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Unveiling the Policy Imperatives of the 24-Hour Economy, a Focus on Youth and ICT

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As the train of election 2024 approaches, the political landscape in Ghana becomes increasingly challenging for the governing party. However, for the National Democratic Congress (NDC), optimism abounds, with many polls suggesting a resounding victory for President Mahama and his party. A critical factor in this electoral equation is the burgeoning concept of the 24-Hour
Economy, a policy that, if effectively communicated, could significantly bolster the NDC’s margin of victory. This article aims to deep delve into the intricacies of the 24-Hour Economy, with a specific focus on its implications for the youth and the Information and Communication
Technology (ICT) subsector.
Historically, the NDC has been recognized for its substantial contributions to ICT infrastructure development. From establishing the largest Tier-3 National Data Centre in West Africa to laying an extensive 800-kilometer Eastern Corridor Fiber optic cable, the party, during its tenure, laid a robust foundation for the digitalization and digitization of Ghana’s economy.
As stated in the 2016 national budget statement and economic policy of the government, the 800 kilometers of fiber optic infrastructure ran through 126 communities along the eastern corridor from Ho in the Volta Region to Bawku in the Upper East Region with a link from Yendi to Tamale.
These towns obviously should benefit from the enormous opportunities that are inherently embedded in the 24-Hour Economy once it is implemented.
These formidable ICT fundamentals are poised to play a pivotal role in driving the 24-Hour
Economy, especially in fostering youth entrepreneurship within the IT ecosystem. The policy should envision an expansion of IT-based facilities operating around the clock, reminiscent of the days of free night calls where the youth eagerly waited for the opportune moment to engage in free
calls and share experiences. Drawing on the same positive energy of youthful exuberance, the 24-
Hour Economy should channel the adventurous spirit of the youth towards constructive pursuits within the IT space. This will undoubtedly serve as the conduit for modeling critical solutions in addressing the myriad of challenges facing Ghanaian societies.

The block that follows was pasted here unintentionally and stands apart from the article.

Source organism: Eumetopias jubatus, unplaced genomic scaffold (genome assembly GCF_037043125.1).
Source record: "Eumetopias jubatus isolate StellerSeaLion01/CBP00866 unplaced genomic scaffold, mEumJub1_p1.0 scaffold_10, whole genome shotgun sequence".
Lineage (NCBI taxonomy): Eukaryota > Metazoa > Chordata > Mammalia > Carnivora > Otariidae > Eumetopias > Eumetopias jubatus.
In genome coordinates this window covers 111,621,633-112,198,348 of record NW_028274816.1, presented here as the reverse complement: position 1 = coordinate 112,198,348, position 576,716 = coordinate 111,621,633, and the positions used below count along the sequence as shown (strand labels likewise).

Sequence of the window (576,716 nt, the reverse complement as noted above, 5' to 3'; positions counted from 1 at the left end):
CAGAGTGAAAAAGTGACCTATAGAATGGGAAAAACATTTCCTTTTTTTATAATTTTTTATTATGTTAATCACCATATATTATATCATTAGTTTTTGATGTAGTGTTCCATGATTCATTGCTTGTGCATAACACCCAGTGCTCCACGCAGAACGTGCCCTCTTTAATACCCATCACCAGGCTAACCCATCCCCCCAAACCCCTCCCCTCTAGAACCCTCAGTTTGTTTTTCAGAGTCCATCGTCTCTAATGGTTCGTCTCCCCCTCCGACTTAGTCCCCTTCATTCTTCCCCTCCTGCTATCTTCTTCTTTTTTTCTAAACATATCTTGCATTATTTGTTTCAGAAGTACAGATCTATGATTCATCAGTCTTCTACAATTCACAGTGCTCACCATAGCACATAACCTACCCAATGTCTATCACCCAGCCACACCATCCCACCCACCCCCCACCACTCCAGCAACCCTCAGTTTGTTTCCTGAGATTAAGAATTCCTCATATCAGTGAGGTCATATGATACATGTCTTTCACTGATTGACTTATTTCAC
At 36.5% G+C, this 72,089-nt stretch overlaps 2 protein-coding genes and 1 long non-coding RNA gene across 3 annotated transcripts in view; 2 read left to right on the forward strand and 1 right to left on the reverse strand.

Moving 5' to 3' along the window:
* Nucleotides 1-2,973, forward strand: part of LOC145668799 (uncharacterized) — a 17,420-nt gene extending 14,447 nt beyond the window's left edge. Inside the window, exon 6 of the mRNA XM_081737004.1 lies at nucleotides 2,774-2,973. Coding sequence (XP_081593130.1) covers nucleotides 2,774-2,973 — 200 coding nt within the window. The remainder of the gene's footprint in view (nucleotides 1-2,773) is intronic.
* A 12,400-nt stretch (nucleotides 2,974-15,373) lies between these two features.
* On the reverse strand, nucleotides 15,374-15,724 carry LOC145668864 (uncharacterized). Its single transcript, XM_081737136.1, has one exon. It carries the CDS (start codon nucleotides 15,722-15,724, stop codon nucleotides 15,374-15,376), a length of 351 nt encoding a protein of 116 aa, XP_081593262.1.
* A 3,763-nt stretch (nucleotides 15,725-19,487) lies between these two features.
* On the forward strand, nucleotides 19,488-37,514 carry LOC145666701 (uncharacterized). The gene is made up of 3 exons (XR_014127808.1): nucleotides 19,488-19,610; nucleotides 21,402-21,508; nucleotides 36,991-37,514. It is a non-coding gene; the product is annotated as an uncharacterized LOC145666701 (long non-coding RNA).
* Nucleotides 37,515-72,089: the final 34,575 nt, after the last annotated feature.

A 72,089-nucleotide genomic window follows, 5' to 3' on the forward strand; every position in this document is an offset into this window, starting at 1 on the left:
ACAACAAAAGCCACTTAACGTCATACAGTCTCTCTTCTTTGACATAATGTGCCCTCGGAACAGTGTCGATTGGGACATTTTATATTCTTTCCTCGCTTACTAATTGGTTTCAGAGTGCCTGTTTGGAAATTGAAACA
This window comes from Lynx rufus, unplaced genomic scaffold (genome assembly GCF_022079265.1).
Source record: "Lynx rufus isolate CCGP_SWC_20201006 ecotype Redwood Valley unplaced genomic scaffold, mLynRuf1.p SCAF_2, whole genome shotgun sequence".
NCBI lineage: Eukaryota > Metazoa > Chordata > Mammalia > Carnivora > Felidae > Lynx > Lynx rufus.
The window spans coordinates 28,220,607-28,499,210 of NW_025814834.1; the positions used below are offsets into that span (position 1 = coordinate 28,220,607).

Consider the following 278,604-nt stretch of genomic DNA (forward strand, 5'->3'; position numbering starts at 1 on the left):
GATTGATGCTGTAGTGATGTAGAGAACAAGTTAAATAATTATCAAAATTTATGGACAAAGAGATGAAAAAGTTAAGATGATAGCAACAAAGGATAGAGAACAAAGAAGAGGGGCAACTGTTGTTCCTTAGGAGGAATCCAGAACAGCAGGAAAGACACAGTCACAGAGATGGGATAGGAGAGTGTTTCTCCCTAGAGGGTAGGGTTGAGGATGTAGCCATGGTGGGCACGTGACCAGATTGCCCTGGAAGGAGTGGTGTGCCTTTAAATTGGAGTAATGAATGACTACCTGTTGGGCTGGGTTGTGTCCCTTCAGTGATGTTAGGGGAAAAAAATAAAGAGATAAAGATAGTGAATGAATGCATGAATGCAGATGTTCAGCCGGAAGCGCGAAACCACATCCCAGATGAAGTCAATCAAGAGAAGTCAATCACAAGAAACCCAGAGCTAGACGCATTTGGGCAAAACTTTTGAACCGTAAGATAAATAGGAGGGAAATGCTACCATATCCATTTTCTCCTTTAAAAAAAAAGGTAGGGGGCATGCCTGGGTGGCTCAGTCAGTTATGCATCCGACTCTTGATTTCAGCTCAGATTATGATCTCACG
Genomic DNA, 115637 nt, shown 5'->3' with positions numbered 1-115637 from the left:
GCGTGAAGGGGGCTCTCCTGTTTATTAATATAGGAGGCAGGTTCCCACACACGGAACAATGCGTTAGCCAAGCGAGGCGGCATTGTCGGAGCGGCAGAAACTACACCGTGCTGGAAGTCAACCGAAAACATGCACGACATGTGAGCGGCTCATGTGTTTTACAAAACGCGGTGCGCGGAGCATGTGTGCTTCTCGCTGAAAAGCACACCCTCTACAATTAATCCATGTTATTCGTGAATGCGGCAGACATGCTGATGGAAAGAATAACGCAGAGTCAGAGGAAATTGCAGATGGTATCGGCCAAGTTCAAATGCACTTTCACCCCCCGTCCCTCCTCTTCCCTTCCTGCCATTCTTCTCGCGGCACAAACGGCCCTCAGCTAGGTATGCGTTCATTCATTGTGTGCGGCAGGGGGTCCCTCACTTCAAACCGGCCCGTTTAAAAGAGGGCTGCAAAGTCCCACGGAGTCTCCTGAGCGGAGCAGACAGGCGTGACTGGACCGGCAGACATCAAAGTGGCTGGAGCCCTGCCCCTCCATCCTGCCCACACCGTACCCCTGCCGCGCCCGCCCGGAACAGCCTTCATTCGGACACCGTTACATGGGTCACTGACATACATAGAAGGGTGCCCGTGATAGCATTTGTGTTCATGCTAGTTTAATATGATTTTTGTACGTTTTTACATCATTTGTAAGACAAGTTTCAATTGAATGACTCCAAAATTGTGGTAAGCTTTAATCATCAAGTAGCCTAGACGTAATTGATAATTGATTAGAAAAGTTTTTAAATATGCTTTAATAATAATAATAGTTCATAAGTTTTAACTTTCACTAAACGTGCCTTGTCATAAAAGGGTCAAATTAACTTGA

Similar to the bygone days of Free Night Calls, the 24-Hour Economy should provide the youth with free access to the internet and IT equipment, strategically positioned throughout the nation.
Learning from the operations of the Accra Digital Center, a new IT model under a 24-Hour
Economy must endeavor to motivate the youth to stay awake to explore the gamut of possibilities to revive the inventive minds of the Ghanaian people.
In an era of artificial intelligence and data science management for e-commerce, e-agriculture, eeducation, e-governance, and health, providing a 24-Hour Economy will put the youth to work. It will attract IT enthusiast both existing and new to sharpen their knowledge and develop their interest in IT, a sector that compensates hugely in terms of remuneration and profit margin

The anticipated impact of this policy will be nothing short of a Silicon Valley effect on Ghana’s youth, fostering exponential growth in knowledge and ICT-based innovations, ultimately leading
to a Gen-Z explosion of entrepreneurs.
Recognizing the transformative potential of the 24-Hour Economy to drive Ghana’s growth and the electoral effect, it should be anticipated that the opposing New Patriotic Party (NPP) will continue to mount a malicious critique of the policy.
In response, the NDC and all progressive partners must be prepared to articulate the point that the 24-Hour Economy stands as the most significant growth policy in the post-Nkrumah era. They
must at all material moments be prepared to educate and defend the policy for the total benefit of Ghana’s development as observed in this write-up and by other progressive groups including the
Trade Union Congress.
Stay tuned for the next episode, where we will explore the application and benefit of the 24-Hour
Economy in the other Sectors to further unravel its potential to shape Ghana’s future.
Authored by:
Kojo-Duncan Kojo-Enumi
Development Activist

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